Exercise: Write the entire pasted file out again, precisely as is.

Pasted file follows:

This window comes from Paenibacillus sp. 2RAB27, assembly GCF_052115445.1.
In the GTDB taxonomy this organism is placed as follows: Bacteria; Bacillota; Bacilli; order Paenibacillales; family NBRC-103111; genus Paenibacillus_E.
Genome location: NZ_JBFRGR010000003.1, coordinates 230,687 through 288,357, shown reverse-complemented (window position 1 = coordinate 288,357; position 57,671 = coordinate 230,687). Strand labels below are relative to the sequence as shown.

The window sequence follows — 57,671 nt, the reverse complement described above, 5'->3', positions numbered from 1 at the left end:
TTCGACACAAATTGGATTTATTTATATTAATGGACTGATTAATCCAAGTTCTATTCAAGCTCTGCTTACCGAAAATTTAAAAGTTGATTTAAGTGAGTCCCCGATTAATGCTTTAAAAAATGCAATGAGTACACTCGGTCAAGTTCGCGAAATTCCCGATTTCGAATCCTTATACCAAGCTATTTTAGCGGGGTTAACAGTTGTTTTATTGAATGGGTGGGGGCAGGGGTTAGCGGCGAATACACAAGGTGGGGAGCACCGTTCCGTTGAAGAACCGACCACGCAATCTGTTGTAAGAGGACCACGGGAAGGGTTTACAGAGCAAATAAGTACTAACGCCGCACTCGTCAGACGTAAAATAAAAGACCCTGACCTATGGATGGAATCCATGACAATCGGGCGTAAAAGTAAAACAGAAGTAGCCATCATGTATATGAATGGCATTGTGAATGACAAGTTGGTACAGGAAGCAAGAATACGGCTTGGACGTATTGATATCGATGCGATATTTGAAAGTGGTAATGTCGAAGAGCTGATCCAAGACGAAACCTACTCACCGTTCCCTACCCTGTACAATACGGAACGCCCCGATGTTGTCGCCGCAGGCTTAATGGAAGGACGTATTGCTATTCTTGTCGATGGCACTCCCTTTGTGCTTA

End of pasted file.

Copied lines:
This window comes from Paenibacillus sp. 2RAB27, assembly GCF_052115445.1.
In the GTDB taxonomy this organism is placed as follows: Bacteria; Bacillota; Bacilli; order Paenibacillales; family NBRC-103111; genus Paenibacillus_E.
Genome location: NZ_JBFRGR010000003.1, coordinates 230,687 through 288,357, shown reverse-complemented (window position 1 = coordinate 288,357; position 57,671 = coordinate 230,687). Strand labels below are relative to the sequence as shown.

The window sequence follows — 57,671 nt, the reverse complement described above, 5'->3', positions numbered from 1 at the left end:
TTCGACACAAATTGGATTTATTTATATTAATGGACTGATTAATCCAAGTTCTATTCAAGCTCTGCTTACCGAAAATTTAAAAGTTGATTTAAGTGAGTCCCCGATTAATGCTTTAAAAAATGCAATGAGTACACTCGGTCAAGTTCGCGAAATTCCCGATTTCGAATCCTTATACCAAGCTATTTTAGCGGGGTTAACAGTTGTTTTATTGAATGGGTGGGGGCAGGGGTTAGCGGCGAATACACAAGGTGGGGAGCACCGTTCCGTTGAAGAACCGACCACGCAATCTGTTGTAAGAGGACCACGGGAAGGGTTTACAGAGCAAATAAGTACTAACGCCGCACTCGTCAGACGTAAAATAAAAGACCCTGACCTATGGATGGAATCCATGACAATCGGGCGTAAAAGTAAAACAGAAGTAGCCATCATGTATATGAATGGCATTGTGAATGACAAGTTGGTACAGGAAGCAAGAATACGGCTTGGACGTATTGATATCGATGCGATATTTGAAAGTGGTAATGTCGAAGAGCTGATCCAAGACGAAACCTACTCACCGTTCCCTACCCTGTACAATACGGAACGCCCCGATGTTGTCGCCGCAGGCTTAATGGAAGGACGTATTGCTATTCTTGTCGATGGCACTCCCTTTGTGCTTA